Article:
Post-vacation syndrome and how to overcome it 

Reading Time: 2 minutes Have you ever struggled to come back to school after a vacation or break? It turns out that many people feel the same way, and the condition has a name.

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Post-vacation syndrome (PVS) or post-holiday syndrome is an adjustment period that involves feeling negative emotions such as “insomnia, low-energy, irritability, difficulty concentrating, and anxiousness” following a holiday or extended period of relaxation, explained Libby MacCarthy, a contributor for Psycom

MacCarthy further explained that although not much is known about PVS, “consensus among experts is that the adrenaline comedown is the main culprit.” MacCarthy further reasoned that an additional cause of PVS could be “the contrast effect,” or the brain’s natural tendency to accentuate differences in routines to help us cope with life changes. 

This research could explain why when the festivities wind down, sadness, loneliness, and other negative emotions may creep in. 

Faculty and students of UVU have personally experienced and defined PVS. Kate McPherson, the Honors Program Director at UVU and professor of English, defines PVS as “the fatigue you feel after you come back [to a routine] from having fun and you need a vacation from the vacation.”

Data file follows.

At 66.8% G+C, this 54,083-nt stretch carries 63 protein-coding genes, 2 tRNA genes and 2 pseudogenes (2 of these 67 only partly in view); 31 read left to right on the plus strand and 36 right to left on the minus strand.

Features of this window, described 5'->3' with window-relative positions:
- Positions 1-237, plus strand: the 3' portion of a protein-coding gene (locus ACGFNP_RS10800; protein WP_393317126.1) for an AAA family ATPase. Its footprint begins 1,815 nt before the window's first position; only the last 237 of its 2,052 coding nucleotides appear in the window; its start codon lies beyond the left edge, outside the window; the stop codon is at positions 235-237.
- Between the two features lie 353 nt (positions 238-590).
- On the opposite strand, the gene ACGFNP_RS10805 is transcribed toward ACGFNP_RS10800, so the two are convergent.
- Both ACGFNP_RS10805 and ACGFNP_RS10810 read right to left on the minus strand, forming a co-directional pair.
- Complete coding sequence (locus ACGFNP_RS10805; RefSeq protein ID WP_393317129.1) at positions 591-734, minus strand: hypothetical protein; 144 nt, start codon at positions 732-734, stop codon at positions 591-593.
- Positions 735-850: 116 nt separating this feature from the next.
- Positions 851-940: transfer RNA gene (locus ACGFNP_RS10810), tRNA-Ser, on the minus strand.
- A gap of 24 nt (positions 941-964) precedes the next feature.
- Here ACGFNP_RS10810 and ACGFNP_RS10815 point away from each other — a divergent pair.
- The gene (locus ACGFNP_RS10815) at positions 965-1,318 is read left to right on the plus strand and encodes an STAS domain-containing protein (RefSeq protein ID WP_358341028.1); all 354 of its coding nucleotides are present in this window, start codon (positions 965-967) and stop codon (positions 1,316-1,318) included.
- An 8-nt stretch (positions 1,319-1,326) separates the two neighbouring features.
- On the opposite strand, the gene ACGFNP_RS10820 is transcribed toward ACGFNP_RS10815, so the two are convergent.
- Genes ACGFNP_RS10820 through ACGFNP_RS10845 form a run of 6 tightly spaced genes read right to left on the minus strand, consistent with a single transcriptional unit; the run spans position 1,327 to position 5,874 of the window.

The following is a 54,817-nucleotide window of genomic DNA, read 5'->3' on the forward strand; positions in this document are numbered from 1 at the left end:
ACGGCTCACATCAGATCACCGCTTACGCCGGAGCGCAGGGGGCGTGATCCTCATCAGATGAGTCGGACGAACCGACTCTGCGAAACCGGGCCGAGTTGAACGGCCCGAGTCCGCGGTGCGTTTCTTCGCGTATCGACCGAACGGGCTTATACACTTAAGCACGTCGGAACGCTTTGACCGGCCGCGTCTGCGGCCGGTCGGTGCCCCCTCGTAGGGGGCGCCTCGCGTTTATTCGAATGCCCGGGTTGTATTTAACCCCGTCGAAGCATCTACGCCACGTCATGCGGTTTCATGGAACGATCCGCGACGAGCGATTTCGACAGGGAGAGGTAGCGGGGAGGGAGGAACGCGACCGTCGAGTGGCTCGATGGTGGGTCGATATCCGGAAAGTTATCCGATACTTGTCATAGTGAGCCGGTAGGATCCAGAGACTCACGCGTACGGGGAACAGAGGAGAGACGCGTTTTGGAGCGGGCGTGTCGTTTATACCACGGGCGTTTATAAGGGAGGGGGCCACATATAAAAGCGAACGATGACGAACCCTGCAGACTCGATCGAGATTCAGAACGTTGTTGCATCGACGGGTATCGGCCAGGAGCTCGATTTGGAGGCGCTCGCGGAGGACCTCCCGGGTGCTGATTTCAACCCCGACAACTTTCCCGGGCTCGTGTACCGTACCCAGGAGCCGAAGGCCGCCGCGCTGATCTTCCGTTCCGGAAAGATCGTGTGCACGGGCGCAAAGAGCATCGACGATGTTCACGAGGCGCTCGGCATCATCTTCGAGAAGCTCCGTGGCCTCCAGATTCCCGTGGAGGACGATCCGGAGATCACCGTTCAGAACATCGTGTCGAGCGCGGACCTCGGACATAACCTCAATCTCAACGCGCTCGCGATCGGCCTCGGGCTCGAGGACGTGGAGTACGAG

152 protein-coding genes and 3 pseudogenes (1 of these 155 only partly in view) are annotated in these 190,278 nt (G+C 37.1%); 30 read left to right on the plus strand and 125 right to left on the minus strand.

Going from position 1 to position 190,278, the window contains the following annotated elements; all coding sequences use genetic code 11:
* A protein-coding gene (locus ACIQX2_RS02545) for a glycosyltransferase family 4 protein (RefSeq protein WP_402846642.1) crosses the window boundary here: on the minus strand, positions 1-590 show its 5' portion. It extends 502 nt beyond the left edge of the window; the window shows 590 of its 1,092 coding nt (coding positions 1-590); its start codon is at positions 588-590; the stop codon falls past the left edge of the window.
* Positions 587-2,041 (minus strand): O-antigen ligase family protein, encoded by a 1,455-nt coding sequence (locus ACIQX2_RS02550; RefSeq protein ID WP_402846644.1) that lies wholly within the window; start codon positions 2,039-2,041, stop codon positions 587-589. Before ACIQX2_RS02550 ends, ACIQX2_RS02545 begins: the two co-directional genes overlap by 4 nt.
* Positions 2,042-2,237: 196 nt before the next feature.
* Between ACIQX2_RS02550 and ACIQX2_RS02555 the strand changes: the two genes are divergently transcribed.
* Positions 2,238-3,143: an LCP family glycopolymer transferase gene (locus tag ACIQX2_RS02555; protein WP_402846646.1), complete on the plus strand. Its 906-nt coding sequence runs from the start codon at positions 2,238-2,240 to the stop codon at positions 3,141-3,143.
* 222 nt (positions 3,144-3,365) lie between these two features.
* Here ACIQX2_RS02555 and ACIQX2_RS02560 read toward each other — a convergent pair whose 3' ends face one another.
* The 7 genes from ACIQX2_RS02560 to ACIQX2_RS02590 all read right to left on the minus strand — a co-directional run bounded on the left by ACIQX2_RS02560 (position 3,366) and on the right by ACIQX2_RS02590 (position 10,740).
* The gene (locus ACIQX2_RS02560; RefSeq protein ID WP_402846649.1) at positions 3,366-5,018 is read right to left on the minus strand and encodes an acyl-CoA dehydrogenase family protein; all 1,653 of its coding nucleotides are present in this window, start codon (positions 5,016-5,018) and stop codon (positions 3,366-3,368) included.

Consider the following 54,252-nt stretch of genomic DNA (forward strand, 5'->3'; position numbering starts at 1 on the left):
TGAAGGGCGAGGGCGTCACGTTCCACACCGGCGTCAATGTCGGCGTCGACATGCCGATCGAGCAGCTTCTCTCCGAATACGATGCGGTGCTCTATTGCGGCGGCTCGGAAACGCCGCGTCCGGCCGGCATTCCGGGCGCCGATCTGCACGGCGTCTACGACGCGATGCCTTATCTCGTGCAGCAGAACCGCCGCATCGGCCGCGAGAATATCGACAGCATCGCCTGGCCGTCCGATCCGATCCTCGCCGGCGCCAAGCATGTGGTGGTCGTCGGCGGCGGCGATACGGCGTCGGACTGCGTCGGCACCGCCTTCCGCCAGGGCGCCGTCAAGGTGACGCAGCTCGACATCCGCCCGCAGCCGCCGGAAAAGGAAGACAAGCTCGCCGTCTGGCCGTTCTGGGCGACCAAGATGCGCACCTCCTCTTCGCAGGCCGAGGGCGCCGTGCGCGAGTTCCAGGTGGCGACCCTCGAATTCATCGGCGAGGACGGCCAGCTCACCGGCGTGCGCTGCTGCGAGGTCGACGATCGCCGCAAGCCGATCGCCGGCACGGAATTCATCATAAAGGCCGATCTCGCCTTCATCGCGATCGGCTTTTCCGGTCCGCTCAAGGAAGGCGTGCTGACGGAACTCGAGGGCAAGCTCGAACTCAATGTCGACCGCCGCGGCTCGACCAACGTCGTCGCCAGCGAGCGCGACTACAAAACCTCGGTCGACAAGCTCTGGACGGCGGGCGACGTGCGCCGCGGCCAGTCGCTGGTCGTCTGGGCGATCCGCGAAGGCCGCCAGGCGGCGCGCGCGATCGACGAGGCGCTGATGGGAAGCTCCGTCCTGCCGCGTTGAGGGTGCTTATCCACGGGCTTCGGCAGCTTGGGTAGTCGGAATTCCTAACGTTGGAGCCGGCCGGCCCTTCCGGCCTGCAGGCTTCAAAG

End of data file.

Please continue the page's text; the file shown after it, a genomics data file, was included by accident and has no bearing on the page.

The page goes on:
Additionally, UVU student Samuel Whitlock, a computational data science major, stated, “It is hard to come back from vacation and relaxation, but [it] is also kind of nice leaving and returning to study something you are passionate about.”

Although it shares similarities with depression and stress, post-vacation syndrome is not something to be concerned over, as its duration is only short-term, MacCarthy explains. Despite this, however, it is important to be aware of normal symptoms so that if they are abnormally prolonged, a medical professional may diagnose a more serious condition. 

Potential physical symptoms (according to the University of Pais Vasco)

• Weariness 

• Sleepiness 

• Lack of appetite 

• Palpitations 

• Excessive sweating 

• Muscle aches 

Potential psychological symptoms (according to J A. Flórez Lozanoa)

• Mental or emotional tiredness 

• Inhibition 

• Anhedonia (the reduced ability to feel pleasure)

• Sadness 

• Anxiety 

• Social phobia 

Although post-vacation syndrome is estimated to last a week, symptoms dissipate once individuals readapt to their daily routines. To recover quickly from PVS, Alyssa Hui, a contributor for Health, has provided the following recommendations:

• Eat a balanced and nutritious diet

• Avoid alcohol and drugs

• Get in some physical activity

• Connect with friends or family

• Schedule activities in advance

• Try something new

As students move away from the holiday season, it’s important to not forget one’s mental and emotional health. Avoiding activities that help return with energy to school can cause greater complications in your day-to-day activities and may lead to more serious mental illnesses.  

For more information, visit UVU Mental Health Services online or in person.